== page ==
[many translate here "unbelief" but it was not because they did not believe, but because they did not obey] they
[the disobedient] were broken off, but you, by faith/faithfulness, you have stood! Do not be thinking the
lofty/proud/prideful things, but be fearing! For if God did not spare from the according-to-nature [natural]
branches, perhaps He will not spare you. Be seeing/beholding/observing/noticing/paying_attention_to, therefore, the
kindness/benevolence and severity of God--on the one hand, upon those having fallen, severity, but on you is
the kindness/benevolence of God--if you should remain in the kindness/benevolence, since also/even you will be
cut off." See also "32) Doesn't Phil. 1:6 guarantee that God will cause
every true Christian to remain saved?" in "Questions & Responses!", which shows Shaul/Paul's perspective on salvation security and insight into his understanding of covenant requirements
To better understand
about special commands given along with covenants, it is helpful to go back to even more of the Hebrew OC roots
where we can see that there were special covenant commands in the Law of Moses. These
were the 10 Commandments. This can be seen in Deut. 4:13 which says (Complete Jewish Bible): "He [YHWH] proclaimed
his covenant to you, which he ordered you to obey, the Ten Words [the 10 Commandments, in the Hebrew lit. "ten words"];
and he wrote them on two stone tablets." The 10 Commandments can also be viewed as focus commands because they
were very special commands on which YHWH obviously wanted His people to be focused. We can know this by the way
He handled these commands and the importance He placed upon them. First, YHWH wrote them with His own finger into stone
tablets (Ex. 24:12; 31:18; Deut. 4:13; Heb. 9:4 and others). Next, He instructed that they be placed inside the Ark of His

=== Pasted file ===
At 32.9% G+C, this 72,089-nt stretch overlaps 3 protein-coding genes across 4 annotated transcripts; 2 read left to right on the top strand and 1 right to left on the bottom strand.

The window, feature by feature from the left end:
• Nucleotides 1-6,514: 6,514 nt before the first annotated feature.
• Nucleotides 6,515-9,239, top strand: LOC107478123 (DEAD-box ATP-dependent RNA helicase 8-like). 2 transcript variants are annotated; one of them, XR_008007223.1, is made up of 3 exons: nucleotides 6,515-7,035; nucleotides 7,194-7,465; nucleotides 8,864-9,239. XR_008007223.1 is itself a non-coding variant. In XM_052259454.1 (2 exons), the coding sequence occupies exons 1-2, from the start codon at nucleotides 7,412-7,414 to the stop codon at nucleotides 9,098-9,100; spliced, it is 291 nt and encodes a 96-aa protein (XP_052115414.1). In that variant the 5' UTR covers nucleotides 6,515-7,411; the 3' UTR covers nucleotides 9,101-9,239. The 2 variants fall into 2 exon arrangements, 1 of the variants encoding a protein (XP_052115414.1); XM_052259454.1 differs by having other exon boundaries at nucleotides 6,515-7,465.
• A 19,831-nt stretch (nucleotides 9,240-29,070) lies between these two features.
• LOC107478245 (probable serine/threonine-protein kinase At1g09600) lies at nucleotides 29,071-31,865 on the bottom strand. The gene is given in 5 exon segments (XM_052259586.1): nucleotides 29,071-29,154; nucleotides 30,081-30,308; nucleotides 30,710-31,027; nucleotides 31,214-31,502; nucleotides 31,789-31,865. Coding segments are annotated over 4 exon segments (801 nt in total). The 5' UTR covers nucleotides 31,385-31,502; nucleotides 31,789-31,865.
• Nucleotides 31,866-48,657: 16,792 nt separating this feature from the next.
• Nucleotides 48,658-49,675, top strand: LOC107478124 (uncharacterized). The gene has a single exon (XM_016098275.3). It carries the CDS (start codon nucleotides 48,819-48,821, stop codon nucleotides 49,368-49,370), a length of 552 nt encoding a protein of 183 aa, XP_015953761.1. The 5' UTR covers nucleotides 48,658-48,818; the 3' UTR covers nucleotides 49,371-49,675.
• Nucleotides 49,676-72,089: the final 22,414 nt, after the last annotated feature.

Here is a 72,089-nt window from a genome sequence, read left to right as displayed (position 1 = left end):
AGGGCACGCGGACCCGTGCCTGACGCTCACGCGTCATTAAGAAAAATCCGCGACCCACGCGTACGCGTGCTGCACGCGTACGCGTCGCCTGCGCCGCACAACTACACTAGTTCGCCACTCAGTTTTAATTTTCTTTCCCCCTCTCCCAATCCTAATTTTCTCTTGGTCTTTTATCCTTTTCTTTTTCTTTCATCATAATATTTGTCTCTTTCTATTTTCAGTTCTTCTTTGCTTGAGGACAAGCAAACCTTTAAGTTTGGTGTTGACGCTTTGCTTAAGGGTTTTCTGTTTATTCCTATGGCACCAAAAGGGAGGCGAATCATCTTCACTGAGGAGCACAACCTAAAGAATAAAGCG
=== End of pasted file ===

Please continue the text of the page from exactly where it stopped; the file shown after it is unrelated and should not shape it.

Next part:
covenant (Ex. 25:16; 40:20) which served as His earthly throne and was kept inside the Holy of Holies in both the
Tabernacle and the Temple. Those who entered into the Mosaic covenant with YHWH were committed to keeping
these covenant commands or they were considered to be breaking their covenant with YHWH and the consequences of breaking
this covenant could be very severe (Heb. 10:28; Deut. 17:2-7 and others). (See also the covenant language in Deut.
26:16-19 in translations such as the Complete Jewish Bible which has: "Today ADONAI your God orders you to
obey these laws and rulings. Therefore, you are to observe and obey them with all your heart and all your being. 17 You are agreeing today that ADONAI
is your God and that you will follow his ways; observe his laws, mitzvot and rulings; and do what he says. 18 In turn ADONAI is agreeing today
that you are his own unique treasure, as he promised you; that you are to observe all his mitzvot; 19 and that he will raise you high above all
the nations he has made, in praise, reputation and glory; and that, as he said, you will be a holy people for ADONAI your
The covenant command of the New Covenant, and also
the focus command of the NC, is basically: "love your neighbor just as you should be loving yourself," the
2nd greatest commandment. This can be seen three times (not just once) in John's record of Jesus' discourse
when He was eating the Passover with His disciples (Jn. 13:34; 15:12, 17) and declaring the New Covenant as recorded
in Mt. 26:26-28 and Lk. 22:20. One reason why this covenant command has been overlooked is because Matthew
and Luke only record Jesus introducing the New Covenant, almost in passing, while John gives us much more
of Jesus' actual discourse (Jn. 13-17) while not directly mentioning the New Covenant. But, still, the New Covenant
command was given exactly where one would expect it to be given--at the giving of the New Covenant.
One of the Hebrew OC connections that has been so overlooked with regard to
this is that this command, the 2nd greatest commandment, sums up the parts of the 10 Commandments that deal with how
Christians are supposed to be treating others (see Mt. 22:37-40; Rom. 13:9-10; Gal. 5:14; James 2:8-11; also implied
in verses such as Mt. 19:17-19). Another perspective on this is seeing these portions of the 10 Commandments and
the New Covenant command as being reverse images or mirror images of each other. While all but one of the 10 Commandments
that deal with relationships between people are in the negative ("Do not..."), the command in the NC is in
the positive--"Love..."! And these fit together so wonderfully and beautifully because when we are loving others
we will not be indiscriminately (and without God's direction) dishonoring people (especially our parents); we will not be